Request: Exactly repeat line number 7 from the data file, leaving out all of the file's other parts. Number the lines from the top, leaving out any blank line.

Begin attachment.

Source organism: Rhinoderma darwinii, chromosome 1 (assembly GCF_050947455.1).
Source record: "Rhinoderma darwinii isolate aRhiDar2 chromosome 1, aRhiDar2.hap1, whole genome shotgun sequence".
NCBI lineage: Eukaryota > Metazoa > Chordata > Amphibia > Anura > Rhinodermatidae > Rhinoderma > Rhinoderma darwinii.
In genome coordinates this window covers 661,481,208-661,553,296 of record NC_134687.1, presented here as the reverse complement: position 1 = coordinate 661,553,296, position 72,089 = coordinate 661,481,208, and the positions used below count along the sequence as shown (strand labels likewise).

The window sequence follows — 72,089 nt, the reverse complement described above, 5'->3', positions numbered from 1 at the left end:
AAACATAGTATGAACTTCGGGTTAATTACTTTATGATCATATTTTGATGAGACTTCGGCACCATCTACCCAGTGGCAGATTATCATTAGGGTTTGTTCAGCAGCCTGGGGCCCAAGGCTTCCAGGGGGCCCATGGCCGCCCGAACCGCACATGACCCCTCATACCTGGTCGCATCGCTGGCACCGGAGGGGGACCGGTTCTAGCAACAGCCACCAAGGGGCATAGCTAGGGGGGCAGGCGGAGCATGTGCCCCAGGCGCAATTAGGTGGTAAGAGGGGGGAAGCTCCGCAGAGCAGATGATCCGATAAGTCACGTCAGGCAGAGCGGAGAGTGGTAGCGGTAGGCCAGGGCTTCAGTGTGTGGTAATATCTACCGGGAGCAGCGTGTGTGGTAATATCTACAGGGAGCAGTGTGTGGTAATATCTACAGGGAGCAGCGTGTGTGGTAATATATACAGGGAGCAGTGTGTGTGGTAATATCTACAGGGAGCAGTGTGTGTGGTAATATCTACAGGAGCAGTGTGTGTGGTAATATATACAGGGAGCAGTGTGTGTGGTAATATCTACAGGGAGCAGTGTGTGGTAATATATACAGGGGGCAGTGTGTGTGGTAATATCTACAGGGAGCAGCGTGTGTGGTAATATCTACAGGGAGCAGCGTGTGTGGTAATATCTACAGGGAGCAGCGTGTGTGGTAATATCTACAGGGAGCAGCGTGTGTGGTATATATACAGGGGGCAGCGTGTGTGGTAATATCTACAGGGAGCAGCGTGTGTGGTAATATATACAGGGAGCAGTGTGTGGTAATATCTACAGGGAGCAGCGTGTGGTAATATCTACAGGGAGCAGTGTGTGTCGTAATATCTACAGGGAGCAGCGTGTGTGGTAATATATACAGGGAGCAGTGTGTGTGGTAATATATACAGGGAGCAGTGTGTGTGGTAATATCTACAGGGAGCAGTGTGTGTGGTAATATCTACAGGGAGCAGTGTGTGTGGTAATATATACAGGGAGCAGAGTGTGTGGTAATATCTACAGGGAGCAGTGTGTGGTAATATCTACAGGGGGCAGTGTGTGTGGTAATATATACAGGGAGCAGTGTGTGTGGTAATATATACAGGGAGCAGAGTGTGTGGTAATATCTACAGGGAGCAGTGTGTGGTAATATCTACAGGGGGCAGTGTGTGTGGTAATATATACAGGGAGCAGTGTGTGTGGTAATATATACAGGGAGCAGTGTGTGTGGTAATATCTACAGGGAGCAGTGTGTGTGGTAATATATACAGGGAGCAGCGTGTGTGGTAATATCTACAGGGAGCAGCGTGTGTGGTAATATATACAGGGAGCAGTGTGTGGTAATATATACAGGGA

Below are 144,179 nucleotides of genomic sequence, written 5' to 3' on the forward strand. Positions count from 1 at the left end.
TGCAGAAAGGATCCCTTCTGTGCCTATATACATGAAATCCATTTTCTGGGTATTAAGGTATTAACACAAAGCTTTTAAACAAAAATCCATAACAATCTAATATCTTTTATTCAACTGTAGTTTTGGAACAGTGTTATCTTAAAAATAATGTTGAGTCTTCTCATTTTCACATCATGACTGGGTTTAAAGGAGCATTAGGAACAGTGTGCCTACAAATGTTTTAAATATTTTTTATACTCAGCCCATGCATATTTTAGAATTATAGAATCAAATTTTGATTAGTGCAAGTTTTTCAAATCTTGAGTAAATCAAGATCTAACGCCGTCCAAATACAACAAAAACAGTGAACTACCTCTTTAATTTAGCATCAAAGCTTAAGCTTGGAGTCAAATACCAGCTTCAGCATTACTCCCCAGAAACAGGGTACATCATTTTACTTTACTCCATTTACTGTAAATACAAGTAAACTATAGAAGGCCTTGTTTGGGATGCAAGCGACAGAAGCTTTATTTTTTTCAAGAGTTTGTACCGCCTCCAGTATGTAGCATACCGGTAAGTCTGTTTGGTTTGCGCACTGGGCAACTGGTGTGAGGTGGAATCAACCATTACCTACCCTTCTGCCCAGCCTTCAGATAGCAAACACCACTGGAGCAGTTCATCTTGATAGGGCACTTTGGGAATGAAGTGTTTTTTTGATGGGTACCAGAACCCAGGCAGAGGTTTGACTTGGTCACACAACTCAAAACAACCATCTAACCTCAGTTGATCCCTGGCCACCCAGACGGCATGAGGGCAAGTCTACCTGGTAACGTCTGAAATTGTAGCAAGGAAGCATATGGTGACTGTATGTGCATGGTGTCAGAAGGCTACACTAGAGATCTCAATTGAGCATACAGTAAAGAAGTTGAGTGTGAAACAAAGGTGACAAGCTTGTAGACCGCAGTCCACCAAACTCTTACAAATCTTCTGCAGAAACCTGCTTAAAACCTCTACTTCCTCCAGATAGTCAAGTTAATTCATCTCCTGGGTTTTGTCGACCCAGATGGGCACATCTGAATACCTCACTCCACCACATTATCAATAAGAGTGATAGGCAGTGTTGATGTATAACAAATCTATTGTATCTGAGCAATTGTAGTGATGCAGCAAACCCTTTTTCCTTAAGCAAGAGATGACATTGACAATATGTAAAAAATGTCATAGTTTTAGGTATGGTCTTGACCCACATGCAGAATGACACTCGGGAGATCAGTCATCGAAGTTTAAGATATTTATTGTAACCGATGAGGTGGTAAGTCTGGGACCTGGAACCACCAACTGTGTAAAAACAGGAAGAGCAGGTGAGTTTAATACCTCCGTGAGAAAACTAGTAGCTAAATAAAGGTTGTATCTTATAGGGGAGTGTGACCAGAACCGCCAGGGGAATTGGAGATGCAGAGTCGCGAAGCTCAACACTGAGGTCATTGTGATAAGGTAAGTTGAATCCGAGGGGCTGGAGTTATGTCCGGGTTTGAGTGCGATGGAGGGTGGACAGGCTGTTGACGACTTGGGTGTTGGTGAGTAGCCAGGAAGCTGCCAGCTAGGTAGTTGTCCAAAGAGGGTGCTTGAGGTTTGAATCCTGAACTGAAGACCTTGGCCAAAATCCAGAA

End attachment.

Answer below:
Below are 144,179 nucleotides of genomic sequence, written 5' to 3' on the forward strand. Positions count from 1 at the left end.